This study modeled changes in pre-service teacher efficacy in mathematics and science over the course of the final year of teacher preparation using latent transition analysis (LTA), a longitudinal form of analysis that builds on two modeling traditions (latent class analysis (LCA) and auto-regressive modeling). Data were collected using the STEBI-B, MTEBI-r, and the ABNTMS instruments. The findings suggest that LTA is a viable technique for use in teacher efficacy research. Teacher efficacy is modeled as a construct with two dimensions: personal teaching efficacy (PTE) and outcome expectancy (OE). Findings suggest that the mathematics and science teaching efficacy (PTE) of pre-service teachers is a multi-class phenomena. The analyses revealed a four-class model of PTE at the beginning and end of the final year of teacher training. Results indicate that when pre-service teachers transition between classes, they tend to move from a lower efficacy class into a higher efficacy class. In addition, the findings suggest that time-varying variables (attitudes and beliefs) and time-invariant variables (previous coursework, previous experiences, and teacher perceptions) are statistically significant predictors of efficacy class membership. Further, analyses suggest that the measures used to assess outcome expectancy are not suitable for LCA and LTA procedures. digital.library.unt.edu/ark:/67531/metadc30425/
International Distance Learning in Special Education: A Program Evaluation of a US-Ecuador Collaboration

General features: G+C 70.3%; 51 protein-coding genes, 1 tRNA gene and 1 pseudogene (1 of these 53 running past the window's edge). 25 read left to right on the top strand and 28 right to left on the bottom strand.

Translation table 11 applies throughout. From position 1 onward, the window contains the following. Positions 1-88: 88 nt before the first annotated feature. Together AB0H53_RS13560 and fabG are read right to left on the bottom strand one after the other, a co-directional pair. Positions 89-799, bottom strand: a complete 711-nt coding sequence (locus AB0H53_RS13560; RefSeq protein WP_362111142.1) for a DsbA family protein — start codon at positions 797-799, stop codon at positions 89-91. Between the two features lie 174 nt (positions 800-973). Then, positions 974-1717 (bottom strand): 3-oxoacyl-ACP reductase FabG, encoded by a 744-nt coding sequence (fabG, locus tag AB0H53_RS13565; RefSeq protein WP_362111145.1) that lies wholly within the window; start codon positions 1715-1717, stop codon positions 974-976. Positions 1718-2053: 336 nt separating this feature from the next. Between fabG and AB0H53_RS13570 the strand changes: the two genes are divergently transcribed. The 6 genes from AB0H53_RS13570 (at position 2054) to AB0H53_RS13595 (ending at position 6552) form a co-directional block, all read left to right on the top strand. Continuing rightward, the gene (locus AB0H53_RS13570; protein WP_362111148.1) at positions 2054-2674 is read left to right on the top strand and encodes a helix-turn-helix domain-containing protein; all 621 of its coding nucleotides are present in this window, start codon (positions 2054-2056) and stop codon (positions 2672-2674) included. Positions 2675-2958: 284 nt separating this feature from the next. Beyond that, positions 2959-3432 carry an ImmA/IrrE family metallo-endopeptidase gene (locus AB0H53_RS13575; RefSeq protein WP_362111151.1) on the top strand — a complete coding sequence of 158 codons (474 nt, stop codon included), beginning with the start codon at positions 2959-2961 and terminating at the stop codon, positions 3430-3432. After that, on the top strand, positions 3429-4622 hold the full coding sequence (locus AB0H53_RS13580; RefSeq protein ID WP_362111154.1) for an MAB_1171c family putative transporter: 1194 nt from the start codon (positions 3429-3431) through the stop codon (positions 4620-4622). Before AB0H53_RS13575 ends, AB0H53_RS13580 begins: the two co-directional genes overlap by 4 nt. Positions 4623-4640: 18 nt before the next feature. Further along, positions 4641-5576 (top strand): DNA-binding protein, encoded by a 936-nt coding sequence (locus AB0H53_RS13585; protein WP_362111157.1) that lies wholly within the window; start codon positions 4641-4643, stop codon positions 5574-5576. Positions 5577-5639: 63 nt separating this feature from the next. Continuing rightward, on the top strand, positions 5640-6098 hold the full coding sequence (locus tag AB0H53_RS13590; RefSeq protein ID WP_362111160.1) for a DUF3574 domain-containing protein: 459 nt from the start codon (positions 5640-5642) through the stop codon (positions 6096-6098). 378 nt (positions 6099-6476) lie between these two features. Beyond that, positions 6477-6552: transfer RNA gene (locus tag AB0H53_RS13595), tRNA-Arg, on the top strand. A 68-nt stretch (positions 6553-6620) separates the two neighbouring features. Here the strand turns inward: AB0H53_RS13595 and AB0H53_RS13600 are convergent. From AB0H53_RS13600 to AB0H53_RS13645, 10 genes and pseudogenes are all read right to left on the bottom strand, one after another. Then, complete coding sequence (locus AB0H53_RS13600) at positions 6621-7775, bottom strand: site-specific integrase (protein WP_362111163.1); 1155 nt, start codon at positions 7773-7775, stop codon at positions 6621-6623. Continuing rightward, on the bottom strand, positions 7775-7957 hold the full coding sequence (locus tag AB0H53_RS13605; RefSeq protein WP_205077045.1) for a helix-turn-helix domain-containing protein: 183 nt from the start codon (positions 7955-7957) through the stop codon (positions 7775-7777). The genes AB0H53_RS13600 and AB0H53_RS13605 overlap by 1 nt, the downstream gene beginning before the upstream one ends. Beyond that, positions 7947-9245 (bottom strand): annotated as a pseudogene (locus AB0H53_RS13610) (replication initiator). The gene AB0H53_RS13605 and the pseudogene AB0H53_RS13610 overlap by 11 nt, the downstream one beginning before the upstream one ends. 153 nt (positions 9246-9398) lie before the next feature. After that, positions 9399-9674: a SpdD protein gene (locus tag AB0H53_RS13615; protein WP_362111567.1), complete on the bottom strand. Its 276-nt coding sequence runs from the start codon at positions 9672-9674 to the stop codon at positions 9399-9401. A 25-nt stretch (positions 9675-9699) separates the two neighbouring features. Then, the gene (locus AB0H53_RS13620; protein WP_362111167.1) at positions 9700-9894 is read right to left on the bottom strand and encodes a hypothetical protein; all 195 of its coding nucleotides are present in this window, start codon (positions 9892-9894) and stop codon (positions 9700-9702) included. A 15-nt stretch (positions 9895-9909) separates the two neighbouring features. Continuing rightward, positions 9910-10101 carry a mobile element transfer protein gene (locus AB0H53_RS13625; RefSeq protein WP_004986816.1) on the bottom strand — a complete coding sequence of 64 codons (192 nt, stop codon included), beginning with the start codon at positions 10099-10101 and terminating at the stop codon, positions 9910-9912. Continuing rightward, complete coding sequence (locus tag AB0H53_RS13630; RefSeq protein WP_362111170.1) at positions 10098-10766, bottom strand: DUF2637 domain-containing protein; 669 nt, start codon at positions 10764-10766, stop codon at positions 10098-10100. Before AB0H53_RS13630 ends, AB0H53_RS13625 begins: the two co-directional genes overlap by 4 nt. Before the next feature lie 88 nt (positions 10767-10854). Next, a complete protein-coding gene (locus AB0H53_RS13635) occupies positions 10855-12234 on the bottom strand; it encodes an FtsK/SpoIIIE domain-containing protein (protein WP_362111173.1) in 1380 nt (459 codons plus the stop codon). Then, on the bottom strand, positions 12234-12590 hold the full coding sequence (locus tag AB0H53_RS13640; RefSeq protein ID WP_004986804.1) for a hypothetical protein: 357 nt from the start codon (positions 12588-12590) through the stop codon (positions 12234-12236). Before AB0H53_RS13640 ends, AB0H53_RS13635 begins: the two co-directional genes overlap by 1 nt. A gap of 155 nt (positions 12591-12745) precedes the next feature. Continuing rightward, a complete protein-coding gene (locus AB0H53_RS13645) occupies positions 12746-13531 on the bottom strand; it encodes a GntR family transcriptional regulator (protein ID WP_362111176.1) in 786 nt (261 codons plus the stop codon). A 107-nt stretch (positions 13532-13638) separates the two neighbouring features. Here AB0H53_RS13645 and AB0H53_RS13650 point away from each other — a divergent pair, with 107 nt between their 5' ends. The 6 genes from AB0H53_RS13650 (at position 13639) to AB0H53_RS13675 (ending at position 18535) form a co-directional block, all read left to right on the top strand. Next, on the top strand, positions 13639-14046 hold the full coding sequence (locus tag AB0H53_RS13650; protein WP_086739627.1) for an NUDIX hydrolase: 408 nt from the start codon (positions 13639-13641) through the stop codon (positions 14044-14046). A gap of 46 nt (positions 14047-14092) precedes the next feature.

The internationalization of distance learning in special education is at a pivotal point in expansion. Even with concerted efforts through traditional means to increase the supply of special educators, shortages persist; therefore, teacher preparation programs are turning to online education. This dissertation study was a formative program evaluation of a bilingual, two-course sequence within a web-based special education master's program offered at the University of North Texas (UNT), in Denton, Texas, and at the Universidad Casa Grande (UCG) in Guayaquil, Ecuador. The research design was based on the unfolding model of program evaluation, and it included mixed-methods of data collection. The model focused attention on (1) scientific evidence, (2) cost-benefit differential, (3) underlying values, and, (4) unintended consequences. Data came from archived documents as well as six semi-structured interviews with stakeholders and survey data from 23 student participants. The findings for the general-orientation course, Special Education Programs and Practices, revealed mixed results concerning multicultural awareness on the part of student participants. However, it seemed to have influenced their lesson design and made a difference in other areas. Some multicultural awareness concepts frequented the discussion board. The specialized course, Assistive Technology, which had more frequent communication between UNT and UCG on the discussion board, suggested larger increases in students' multicultural awareness. With respect to both courses, the stakeholders recommended that the structure be strengthened for non-bilingual instructors and students to be able to communicate more freely. Translation issues were a top priority in both courses. The study has implications for other international distance education programs. digital.library.unt.edu/ark:/67531/metadc30493/